Navy SEALs in Somalia had to abort their mission after a 15-20 minute firefight when the SEAL Team Six members encountered a much fiercer resistance than expected. The Navy SEALs members of SEAL Team Six consisted of the same unit “that killed al-Qaeda leader Osama bin Laden in his Pakistan hideout in 2011, another senior U.S. military official said, speaking on condition of anonymity because the official was not authorized to speak publicly,” reported CBS News on Oct. 6, 2013.
Before sunrise on Saturday and before militants of the al-Qaeda-linked terrorist group al-Shabab rose for dawn prayers, the Navy SEALS Team Six members emerged from the Indian Ocean and swam ashore near a town in southern Somalia.
The Navy SEALs Somalia mission targeted the home of a senior leader of the Shabab, the Somali militant group which had been involved in the Nairobi shopping mall massacre that killed more than 60 people two weeks ago.
According to officials, the Navy SEALs Team Six Somalia mission was planned more than a week ago but after encountering fierce resistance at the Somalia house in the town of Barawe, the Navy SEALs Team Six unit leader decided to abort the mission after a 15-20 minute firefight and the Navy SEALs Team Six members swam away.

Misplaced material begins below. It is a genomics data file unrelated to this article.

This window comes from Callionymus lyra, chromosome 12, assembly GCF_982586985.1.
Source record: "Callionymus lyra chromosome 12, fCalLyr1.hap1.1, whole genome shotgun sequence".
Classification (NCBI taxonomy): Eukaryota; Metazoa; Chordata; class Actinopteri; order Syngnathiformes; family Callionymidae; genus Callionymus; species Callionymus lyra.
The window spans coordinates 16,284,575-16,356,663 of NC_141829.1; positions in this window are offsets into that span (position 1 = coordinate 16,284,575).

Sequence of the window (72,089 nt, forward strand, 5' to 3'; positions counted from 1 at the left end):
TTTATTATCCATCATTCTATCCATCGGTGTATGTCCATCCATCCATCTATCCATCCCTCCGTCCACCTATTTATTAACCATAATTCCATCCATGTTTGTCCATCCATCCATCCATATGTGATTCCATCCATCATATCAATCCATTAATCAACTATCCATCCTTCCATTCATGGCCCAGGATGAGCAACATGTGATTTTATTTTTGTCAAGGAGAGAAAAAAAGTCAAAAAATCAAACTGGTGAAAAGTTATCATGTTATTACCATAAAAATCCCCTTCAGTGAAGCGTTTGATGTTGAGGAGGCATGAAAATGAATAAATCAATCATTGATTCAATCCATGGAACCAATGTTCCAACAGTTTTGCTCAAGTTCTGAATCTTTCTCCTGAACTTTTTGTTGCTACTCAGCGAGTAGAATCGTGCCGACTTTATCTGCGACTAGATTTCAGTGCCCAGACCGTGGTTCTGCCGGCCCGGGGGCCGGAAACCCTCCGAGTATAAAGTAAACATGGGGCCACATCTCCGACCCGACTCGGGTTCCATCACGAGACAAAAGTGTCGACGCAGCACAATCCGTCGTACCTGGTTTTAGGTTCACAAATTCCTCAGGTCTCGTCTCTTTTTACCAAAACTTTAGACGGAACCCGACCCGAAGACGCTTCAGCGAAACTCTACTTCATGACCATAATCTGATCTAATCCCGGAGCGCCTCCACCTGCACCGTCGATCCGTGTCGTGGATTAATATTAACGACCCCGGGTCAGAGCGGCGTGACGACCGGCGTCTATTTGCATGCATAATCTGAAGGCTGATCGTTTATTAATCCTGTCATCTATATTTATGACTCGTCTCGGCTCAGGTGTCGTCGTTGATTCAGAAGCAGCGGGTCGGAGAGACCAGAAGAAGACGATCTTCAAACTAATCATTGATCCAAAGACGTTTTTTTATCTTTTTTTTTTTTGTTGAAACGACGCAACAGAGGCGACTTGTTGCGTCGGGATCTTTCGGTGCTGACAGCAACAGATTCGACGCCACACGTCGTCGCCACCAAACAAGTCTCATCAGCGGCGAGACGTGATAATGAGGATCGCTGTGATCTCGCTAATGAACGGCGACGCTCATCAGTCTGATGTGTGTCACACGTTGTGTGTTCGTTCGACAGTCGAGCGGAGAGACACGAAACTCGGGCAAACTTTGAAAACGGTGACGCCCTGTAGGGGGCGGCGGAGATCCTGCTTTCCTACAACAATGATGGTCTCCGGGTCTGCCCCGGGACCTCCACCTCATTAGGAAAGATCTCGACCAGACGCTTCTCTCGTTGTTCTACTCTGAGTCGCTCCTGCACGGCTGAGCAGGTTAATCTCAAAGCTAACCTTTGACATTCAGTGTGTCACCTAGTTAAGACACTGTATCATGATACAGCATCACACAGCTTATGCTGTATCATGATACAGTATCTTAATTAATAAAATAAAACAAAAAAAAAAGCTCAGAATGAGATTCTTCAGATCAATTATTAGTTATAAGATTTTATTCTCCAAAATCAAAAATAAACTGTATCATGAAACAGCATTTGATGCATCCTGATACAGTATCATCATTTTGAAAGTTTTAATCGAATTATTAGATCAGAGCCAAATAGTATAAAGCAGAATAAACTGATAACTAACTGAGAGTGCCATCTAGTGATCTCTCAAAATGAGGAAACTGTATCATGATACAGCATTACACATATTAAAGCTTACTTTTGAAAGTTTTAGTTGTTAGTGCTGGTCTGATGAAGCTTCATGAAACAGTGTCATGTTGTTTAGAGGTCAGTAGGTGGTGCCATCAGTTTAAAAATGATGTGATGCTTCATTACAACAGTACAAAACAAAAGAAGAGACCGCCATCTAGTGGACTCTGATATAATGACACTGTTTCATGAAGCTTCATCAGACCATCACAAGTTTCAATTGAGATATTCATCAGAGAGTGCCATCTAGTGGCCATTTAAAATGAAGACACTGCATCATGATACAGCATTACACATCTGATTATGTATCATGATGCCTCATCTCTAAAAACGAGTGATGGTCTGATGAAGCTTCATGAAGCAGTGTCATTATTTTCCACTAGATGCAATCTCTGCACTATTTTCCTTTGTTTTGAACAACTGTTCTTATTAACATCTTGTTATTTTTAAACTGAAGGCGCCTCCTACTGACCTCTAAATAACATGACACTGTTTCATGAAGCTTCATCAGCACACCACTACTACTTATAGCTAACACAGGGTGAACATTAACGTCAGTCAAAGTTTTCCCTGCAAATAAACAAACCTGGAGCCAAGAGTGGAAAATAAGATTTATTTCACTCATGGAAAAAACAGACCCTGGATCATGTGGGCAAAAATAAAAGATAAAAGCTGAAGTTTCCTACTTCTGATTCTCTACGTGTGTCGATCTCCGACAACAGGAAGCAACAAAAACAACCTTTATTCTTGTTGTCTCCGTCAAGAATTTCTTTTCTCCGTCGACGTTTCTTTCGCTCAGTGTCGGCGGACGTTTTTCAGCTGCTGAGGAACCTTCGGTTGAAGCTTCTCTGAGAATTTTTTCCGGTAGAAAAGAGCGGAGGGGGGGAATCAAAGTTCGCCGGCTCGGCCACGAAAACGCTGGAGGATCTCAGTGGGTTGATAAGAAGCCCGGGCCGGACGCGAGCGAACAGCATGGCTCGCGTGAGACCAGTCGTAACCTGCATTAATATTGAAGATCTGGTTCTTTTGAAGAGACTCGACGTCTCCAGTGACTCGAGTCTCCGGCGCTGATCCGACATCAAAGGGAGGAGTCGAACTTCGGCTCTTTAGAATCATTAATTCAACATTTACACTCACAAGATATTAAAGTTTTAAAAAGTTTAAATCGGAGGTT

“The SEAL team was forced to withdraw before it could confirm that it had killed the Shabab leader, a senior American security official said. Officials declined to identify the target.”
"This was a failure of intelligence on two counts. The al-Shabab leader, possibly Ahmed Godane himself, was not at home, and the beachside villa they hoped to find him in turned out to be well defended. When commandos swim ashore under cover of darkness they are inevitably limited in how much firepower they can carry and the option to withdraw was the pragmatic one.Yet when the most highly trained commandos from the most powerful military in the world attack a sandal-wearing militia and are forced to retreat, this will be seized on as a propaganda victory for al-Shabab," reported BBC.
The Navy SEALs Team Six members’ unsuccessful Somalia mission against the Islamic extremists occurred only a few hours before the U.S. Army's Delta Force carried out a successful raid in Libya's capital, Tripoli, in order to seize a Libyan al-Qaeda leader wanted for the 1998 bombings of the U.S. Embassies in Kenya and Tanzania that killed more than 220 people.
“The Pentagon identified the captured al-Qaeda leader as Nazih Abdul-Hamed al-Ruqai, known by his alias Anas al-Libi, who has been on the FBI's most wanted terrorists list since it was introduced shortly after the Sept. 11, 2001 attacks." Following Saturday’s Libya raid, the captured al-Qaeda leader Anas al-Libi "is currently lawfully detained by the U.S. military in a secure location outside of Libya," said a Pentagon spokesman.
Both Navy SEALs Team Six members and the U.S. Army’s Delta Force carry out counterterrorism operations in North Africa. Even though Saturday’s two missions in Somalia and Libya by Navy SEALs Team Six members and the U.S. Army’s Delta Force are supposed to be coincidental, some critics raise the question whether drawing the public’s attention to international affairs is an attempt to shift the focus away from the Government shutdown and national affairs.
On Sunday, U.S. Secretary of State John Kerry said about the Navy SEALs Team Six members Somalia mission and the U.S. Army’s Delta Force Libya mission that terrorists “can run but they can't hide."